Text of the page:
The broad age range often found in groups of online players means “teenagers who may feel a lack of control and agency in their everyday lives are suddenly able to work with adults as equals or supervisors—something that almost never happens in the physical world,” as Yee writes. “The stereotypical association of video games and teenagers is not only false, but hinders our ability to understand how online games can be positive social spaces for younger players.”
Preconceptions about addiction or antisocial behavior in the players of online games also aren’t borne out by the research; there’s not much difference between studies of the investment of time in online games and Nielsen data on time spent watching television. According to Yee’s research, 70 percent of online gamers play with someone they know in the real world: “It is also worth noting that a family sitting together silently in front of the television is deemed socially acceptable, but if they chat and collaborate in a virtual world, this is stereotyped as being antisocial,” he writes.
There exist, of course, a lot of (arguably necessary) defenses, many of them well-researched, of various kinds of video games, and plenty of experts ready to talk about how people who don’t like gaming are wrong, that gaming is actually quite good for you. In fact, there’s never been a better climate for gaming advocates: The “gamification” movement has corporations interested in using game elements to motivate and reward workers, while charismatic author and designer Jane McGonigal’s book, Reality is Broken, is widely cited both in and out of the traditional game space because of its accessible assertions that gamers are actually the world’s best problem-solvers.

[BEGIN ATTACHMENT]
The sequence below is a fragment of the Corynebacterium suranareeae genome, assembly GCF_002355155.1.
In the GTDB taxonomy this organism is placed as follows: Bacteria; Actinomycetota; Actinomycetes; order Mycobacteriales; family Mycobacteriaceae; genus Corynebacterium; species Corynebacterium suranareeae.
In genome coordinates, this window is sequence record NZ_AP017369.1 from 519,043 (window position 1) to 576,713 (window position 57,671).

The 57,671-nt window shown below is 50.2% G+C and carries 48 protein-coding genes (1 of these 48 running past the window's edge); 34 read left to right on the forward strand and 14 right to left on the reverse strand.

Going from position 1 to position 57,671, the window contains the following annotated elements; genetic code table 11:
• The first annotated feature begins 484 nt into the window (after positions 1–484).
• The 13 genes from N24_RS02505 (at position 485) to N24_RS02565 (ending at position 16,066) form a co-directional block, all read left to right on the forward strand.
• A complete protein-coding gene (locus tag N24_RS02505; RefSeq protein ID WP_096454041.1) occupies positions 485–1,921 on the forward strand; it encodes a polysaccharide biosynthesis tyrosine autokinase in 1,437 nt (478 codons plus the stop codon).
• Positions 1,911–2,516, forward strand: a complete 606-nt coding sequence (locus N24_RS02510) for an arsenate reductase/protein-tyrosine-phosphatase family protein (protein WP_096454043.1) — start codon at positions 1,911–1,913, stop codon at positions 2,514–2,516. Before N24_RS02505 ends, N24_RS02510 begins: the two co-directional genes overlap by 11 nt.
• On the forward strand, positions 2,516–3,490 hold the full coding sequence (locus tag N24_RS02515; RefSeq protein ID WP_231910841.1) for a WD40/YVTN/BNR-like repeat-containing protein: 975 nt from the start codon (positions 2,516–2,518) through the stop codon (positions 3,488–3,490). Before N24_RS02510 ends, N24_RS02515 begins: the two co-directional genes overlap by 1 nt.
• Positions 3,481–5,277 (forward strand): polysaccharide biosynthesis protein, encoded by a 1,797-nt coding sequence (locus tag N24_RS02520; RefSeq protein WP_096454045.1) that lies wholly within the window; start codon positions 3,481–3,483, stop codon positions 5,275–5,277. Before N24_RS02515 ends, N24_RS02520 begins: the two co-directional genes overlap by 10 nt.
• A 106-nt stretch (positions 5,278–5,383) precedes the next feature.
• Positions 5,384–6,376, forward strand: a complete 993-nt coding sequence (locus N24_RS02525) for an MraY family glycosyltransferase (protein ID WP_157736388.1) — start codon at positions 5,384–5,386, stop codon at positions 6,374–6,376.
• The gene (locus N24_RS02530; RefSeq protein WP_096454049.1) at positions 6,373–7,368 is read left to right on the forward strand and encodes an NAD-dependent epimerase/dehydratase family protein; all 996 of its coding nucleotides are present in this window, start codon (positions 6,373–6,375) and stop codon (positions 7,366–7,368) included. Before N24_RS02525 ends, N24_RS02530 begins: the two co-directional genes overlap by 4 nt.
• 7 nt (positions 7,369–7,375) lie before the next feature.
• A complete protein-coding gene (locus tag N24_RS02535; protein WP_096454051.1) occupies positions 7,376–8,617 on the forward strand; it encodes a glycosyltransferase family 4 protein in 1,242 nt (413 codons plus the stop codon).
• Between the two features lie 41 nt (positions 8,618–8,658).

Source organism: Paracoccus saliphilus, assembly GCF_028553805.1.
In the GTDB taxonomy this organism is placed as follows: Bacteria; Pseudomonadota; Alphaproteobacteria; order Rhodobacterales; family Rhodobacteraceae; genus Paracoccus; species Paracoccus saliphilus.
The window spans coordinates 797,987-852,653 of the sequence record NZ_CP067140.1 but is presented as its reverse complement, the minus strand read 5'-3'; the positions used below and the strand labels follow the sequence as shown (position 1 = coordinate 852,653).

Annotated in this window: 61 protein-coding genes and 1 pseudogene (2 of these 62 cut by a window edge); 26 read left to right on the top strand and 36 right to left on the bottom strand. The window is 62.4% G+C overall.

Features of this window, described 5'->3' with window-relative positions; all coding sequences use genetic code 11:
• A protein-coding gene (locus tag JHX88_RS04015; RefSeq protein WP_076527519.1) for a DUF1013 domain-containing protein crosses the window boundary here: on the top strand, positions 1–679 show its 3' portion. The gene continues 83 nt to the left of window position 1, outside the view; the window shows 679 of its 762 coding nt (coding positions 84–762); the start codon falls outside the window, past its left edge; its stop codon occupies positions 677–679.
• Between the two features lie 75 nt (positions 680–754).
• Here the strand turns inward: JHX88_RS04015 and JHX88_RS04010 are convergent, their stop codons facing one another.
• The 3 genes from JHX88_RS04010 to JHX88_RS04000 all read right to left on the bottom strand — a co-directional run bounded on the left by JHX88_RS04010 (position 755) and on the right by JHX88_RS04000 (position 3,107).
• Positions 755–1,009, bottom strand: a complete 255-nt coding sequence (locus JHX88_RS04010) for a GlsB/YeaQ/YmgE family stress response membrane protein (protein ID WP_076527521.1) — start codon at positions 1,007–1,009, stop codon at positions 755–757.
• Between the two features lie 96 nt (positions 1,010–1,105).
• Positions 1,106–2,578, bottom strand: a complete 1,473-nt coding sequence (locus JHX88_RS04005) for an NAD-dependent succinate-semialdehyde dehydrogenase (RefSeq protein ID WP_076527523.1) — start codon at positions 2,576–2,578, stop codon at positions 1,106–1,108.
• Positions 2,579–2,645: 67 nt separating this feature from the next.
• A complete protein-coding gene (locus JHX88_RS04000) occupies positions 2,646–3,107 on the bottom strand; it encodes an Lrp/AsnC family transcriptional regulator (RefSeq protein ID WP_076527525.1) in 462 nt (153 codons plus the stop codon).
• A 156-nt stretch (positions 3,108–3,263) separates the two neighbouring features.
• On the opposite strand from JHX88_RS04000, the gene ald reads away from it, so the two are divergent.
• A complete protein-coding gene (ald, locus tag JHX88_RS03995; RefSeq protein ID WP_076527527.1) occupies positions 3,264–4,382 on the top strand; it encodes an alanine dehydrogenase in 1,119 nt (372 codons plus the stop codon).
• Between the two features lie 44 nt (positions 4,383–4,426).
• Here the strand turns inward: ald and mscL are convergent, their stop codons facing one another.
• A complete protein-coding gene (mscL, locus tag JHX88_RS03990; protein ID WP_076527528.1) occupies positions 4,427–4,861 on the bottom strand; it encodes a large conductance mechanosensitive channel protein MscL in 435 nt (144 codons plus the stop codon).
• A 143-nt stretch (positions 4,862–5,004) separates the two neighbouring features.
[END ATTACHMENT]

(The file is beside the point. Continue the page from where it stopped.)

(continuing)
And because the social-media climate naturally lends itself to sharing achievements—successful recipes, exercise regimens, family milestones—there is a wealth of apps and gadgets designed to make your average couch potato feel more motivated and playful. Everything around us is becoming increasingly game-like, and it’s getting harder and harder to be game-negative.
Happily, Yee’s book is far from yet another takedown of Luddite bias. The Proteus Paradox applies its research most thoroughly to the fascinating way online game worlds are not living up to their potential. Given a highly influential and relevant medium whose appeal is supposedly about limitless possibility, even the chance to reinvent one’s self, we bring an unfortunate amount of human baggage into virtual spaces, Yee finds. Serious online players describe their commitment to their chosen game as a “second job,” full of friction and repetition.
One of the most pervasive myths about online games is one that’s gone unexamined even by the gaming industry: They aren’t the utopias of freedom, fluidity, and determinism we hoped for, but rather spaces where humans re-enact superstitions, gender and race biases, and where we end up destined not to escape the constraints of reality but to dutifully imitate them.
This is the “Proteus Paradox” Yee describes: Given infinite possibility, we loyally gravitate to the familiar—nearly every game or online world contains chairs, for example, even though virtual bodies never tire of standing. Just as it’s simpler to click a familiar text interface than to inhabit a new one, human beings, it seems, are most comfortable experiencing humanity with all its limitations. “Even when we believe we are free and empowered, our offline politics and cognitive baggage prevent us from changing,” writes Yee. “And where we think we are fully in control, unique psychological levers in virtual worlds (such as our avatars) powerfully change how we think and behave.”